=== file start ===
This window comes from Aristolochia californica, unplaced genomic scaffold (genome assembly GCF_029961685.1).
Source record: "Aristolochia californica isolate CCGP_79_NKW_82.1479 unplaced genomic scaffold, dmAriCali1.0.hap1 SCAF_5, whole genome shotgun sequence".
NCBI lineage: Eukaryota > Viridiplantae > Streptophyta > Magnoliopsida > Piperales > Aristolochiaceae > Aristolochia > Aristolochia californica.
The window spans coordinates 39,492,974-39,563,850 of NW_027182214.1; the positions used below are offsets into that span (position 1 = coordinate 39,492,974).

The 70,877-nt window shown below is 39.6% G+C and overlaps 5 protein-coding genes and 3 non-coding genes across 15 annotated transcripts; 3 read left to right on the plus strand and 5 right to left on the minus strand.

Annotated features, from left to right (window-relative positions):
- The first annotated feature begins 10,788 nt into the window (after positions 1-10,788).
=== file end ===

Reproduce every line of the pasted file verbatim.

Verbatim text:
This window comes from Aristolochia californica, unplaced genomic scaffold (genome assembly GCF_029961685.1).
Source record: "Aristolochia californica isolate CCGP_79_NKW_82.1479 unplaced genomic scaffold, dmAriCali1.0.hap1 SCAF_5, whole genome shotgun sequence".
NCBI lineage: Eukaryota > Viridiplantae > Streptophyta > Magnoliopsida > Piperales > Aristolochiaceae > Aristolochia > Aristolochia californica.
The window spans coordinates 39,492,974-39,563,850 of NW_027182214.1; the positions used below are offsets into that span (position 1 = coordinate 39,492,974).

The 70,877-nt window shown below is 39.6% G+C and overlaps 5 protein-coding genes and 3 non-coding genes across 15 annotated transcripts; 3 read left to right on the plus strand and 5 right to left on the minus strand.

Annotated features, from left to right (window-relative positions):
- The first annotated feature begins 10,788 nt into the window (after positions 1-10,788).